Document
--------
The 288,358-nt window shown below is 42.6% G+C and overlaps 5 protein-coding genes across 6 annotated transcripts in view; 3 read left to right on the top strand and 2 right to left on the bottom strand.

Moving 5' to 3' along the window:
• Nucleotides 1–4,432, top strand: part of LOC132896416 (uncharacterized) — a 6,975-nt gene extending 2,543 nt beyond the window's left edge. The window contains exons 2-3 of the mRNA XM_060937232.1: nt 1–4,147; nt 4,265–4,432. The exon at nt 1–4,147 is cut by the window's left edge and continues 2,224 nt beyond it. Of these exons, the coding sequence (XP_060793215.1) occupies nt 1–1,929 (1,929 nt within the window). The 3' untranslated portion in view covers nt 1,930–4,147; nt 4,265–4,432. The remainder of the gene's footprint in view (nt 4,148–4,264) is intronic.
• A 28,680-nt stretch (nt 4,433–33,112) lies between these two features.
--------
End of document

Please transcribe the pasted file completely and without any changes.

The 288,358-nt window shown below is 42.6% G+C and overlaps 5 protein-coding genes across 6 annotated transcripts in view; 3 read left to right on the top strand and 2 right to left on the bottom strand.

Moving 5' to 3' along the window:
• Nucleotides 1–4,432, top strand: part of LOC132896416 (uncharacterized) — a 6,975-nt gene extending 2,543 nt beyond the window's left edge. The window contains exons 2-3 of the mRNA XM_060937232.1: nt 1–4,147; nt 4,265–4,432. The exon at nt 1–4,147 is cut by the window's left edge and continues 2,224 nt beyond it. Of these exons, the coding sequence (XP_060793215.1) occupies nt 1–1,929 (1,929 nt within the window). The 3' untranslated portion in view covers nt 1,930–4,147; nt 4,265–4,432. The remainder of the gene's footprint in view (nt 4,148–4,264) is intronic.
• A 28,680-nt stretch (nt 4,433–33,112) lies between these two features.